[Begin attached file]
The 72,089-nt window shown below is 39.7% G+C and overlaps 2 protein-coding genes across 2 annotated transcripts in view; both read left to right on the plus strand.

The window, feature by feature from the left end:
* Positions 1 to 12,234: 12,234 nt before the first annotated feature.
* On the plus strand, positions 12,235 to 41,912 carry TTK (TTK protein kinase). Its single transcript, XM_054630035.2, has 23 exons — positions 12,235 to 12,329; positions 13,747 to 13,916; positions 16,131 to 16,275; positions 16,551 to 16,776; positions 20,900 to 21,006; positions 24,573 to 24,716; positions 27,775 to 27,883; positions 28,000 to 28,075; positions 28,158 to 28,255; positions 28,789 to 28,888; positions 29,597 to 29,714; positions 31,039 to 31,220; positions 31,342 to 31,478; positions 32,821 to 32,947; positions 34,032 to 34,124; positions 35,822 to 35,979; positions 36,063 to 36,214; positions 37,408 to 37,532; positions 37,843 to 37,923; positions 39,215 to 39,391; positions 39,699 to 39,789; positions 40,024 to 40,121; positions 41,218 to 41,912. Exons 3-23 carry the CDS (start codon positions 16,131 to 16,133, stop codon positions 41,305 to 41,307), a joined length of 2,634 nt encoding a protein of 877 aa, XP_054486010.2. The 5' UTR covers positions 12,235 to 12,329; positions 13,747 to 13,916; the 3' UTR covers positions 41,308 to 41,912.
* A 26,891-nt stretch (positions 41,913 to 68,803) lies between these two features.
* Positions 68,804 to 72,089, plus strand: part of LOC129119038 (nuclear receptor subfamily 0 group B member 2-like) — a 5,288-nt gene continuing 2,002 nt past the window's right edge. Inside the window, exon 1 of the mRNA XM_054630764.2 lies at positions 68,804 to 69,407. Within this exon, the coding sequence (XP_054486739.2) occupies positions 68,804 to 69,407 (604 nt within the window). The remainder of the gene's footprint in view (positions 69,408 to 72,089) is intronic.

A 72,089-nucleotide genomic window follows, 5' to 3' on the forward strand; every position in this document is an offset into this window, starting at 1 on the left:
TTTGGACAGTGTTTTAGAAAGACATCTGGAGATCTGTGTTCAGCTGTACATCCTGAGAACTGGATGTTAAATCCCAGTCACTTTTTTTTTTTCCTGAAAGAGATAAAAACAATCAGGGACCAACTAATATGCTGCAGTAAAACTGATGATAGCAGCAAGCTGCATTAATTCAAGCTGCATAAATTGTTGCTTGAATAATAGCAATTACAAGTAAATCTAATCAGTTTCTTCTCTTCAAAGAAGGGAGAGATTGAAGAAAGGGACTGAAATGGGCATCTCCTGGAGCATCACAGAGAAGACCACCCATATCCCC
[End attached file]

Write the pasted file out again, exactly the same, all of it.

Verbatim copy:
The 72,089-nt window shown below is 39.7% G+C and overlaps 2 protein-coding genes across 2 annotated transcripts in view; both read left to right on the plus strand.

The window, feature by feature from the left end:
* Positions 1 to 12,234: 12,234 nt before the first annotated feature.
* On the plus strand, positions 12,235 to 41,912 carry TTK (TTK protein kinase). Its single transcript, XM_054630035.2, has 23 exons — positions 12,235 to 12,329; positions 13,747 to 13,916; positions 16,131 to 16,275; positions 16,551 to 16,776; positions 20,900 to 21,006; positions 24,573 to 24,716; positions 27,775 to 27,883; positions 28,000 to 28,075; positions 28,158 to 28,255; positions 28,789 to 28,888; positions 29,597 to 29,714; positions 31,039 to 31,220; positions 31,342 to 31,478; positions 32,821 to 32,947; positions 34,032 to 34,124; positions 35,822 to 35,979; positions 36,063 to 36,214; positions 37,408 to 37,532; positions 37,843 to 37,923; positions 39,215 to 39,391; positions 39,699 to 39,789; positions 40,024 to 40,121; positions 41,218 to 41,912. Exons 3-23 carry the CDS (start codon positions 16,131 to 16,133, stop codon positions 41,305 to 41,307), a joined length of 2,634 nt encoding a protein of 877 aa, XP_054486010.2. The 5' UTR covers positions 12,235 to 12,329; positions 13,747 to 13,916; the 3' UTR covers positions 41,308 to 41,912.
* A 26,891-nt stretch (positions 41,913 to 68,803) lies between these two features.
* Positions 68,804 to 72,089, plus strand: part of LOC129119038 (nuclear receptor subfamily 0 group B member 2-like) — a 5,288-nt gene continuing 2,002 nt past the window's right edge. Inside the window, exon 1 of the mRNA XM_054630764.2 lies at positions 68,804 to 69,407. Within this exon, the coding sequence (XP_054486739.2) occupies positions 68,804 to 69,407 (604 nt within the window). The remainder of the gene's footprint in view (positions 69,408 to 72,089) is intronic.

A 72,089-nucleotide genomic window follows, 5' to 3' on the forward strand; every position in this document is an offset into this window, starting at 1 on the left:
TTTGGACAGTGTTTTAGAAAGACATCTGGAGATCTGTGTTCAGCTGTACATCCTGAGAACTGGATGTTAAATCCCAGTCACTTTTTTTTTTTCCTGAAAGAGATAAAAACAATCAGGGACCAACTAATATGCTGCAGTAAAACTGATGATAGCAGCAAGCTGCATTAATTCAAGCTGCATAAATTGTTGCTTGAATAATAGCAATTACAAGTAAATCTAATCAGTTTCTTCTCTTCAAAGAAGGGAGAGATTGAAGAAAGGGACTGAAATGGGCATCTCCTGGAGCATCACAGAGAAGACCACCCATATCCCC